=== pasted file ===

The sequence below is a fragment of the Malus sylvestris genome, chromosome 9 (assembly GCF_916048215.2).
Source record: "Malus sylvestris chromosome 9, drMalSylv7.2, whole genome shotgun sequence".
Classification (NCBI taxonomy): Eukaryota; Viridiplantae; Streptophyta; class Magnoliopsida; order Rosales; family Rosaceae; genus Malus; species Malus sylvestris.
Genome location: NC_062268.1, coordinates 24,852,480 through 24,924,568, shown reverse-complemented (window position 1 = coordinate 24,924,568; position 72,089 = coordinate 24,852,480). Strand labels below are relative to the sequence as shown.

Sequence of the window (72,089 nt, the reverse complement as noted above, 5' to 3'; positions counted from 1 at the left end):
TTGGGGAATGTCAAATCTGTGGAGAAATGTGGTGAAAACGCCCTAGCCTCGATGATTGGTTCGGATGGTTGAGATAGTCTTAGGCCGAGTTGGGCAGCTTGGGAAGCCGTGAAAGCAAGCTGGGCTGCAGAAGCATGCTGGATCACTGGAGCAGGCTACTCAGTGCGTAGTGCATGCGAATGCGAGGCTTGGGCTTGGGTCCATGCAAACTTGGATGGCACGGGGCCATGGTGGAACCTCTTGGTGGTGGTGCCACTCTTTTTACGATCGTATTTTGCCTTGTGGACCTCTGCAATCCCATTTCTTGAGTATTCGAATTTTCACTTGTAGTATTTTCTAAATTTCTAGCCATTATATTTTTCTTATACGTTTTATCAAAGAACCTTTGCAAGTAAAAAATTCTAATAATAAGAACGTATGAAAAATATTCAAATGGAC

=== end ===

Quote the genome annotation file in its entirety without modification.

The sequence below is a fragment of the Malus sylvestris genome, chromosome 9 (assembly GCF_916048215.2).
Source record: "Malus sylvestris chromosome 9, drMalSylv7.2, whole genome shotgun sequence".
Classification (NCBI taxonomy): Eukaryota; Viridiplantae; Streptophyta; class Magnoliopsida; order Rosales; family Rosaceae; genus Malus; species Malus sylvestris.
Genome location: NC_062268.1, coordinates 24,852,480 through 24,924,568, shown reverse-complemented (window position 1 = coordinate 24,924,568; position 72,089 = coordinate 24,852,480). Strand labels below are relative to the sequence as shown.

Sequence of the window (72,089 nt, the reverse complement as noted above, 5' to 3'; positions counted from 1 at the left end):
TTGGGGAATGTCAAATCTGTGGAGAAATGTGGTGAAAACGCCCTAGCCTCGATGATTGGTTCGGATGGTTGAGATAGTCTTAGGCCGAGTTGGGCAGCTTGGGAAGCCGTGAAAGCAAGCTGGGCTGCAGAAGCATGCTGGATCACTGGAGCAGGCTACTCAGTGCGTAGTGCATGCGAATGCGAGGCTTGGGCTTGGGTCCATGCAAACTTGGATGGCACGGGGCCATGGTGGAACCTCTTGGTGGTGGTGCCACTCTTTTTACGATCGTATTTTGCCTTGTGGACCTCTGCAATCCCATTTCTTGAGTATTCGAATTTTCACTTGTAGTATTTTCTAAATTTCTAGCCATTATATTTTTCTTATACGTTTTATCAAAGAACCTTTGCAAGTAAAAAATTCTAATAATAAGAACGTATGAAAAATATTCAAATGGAC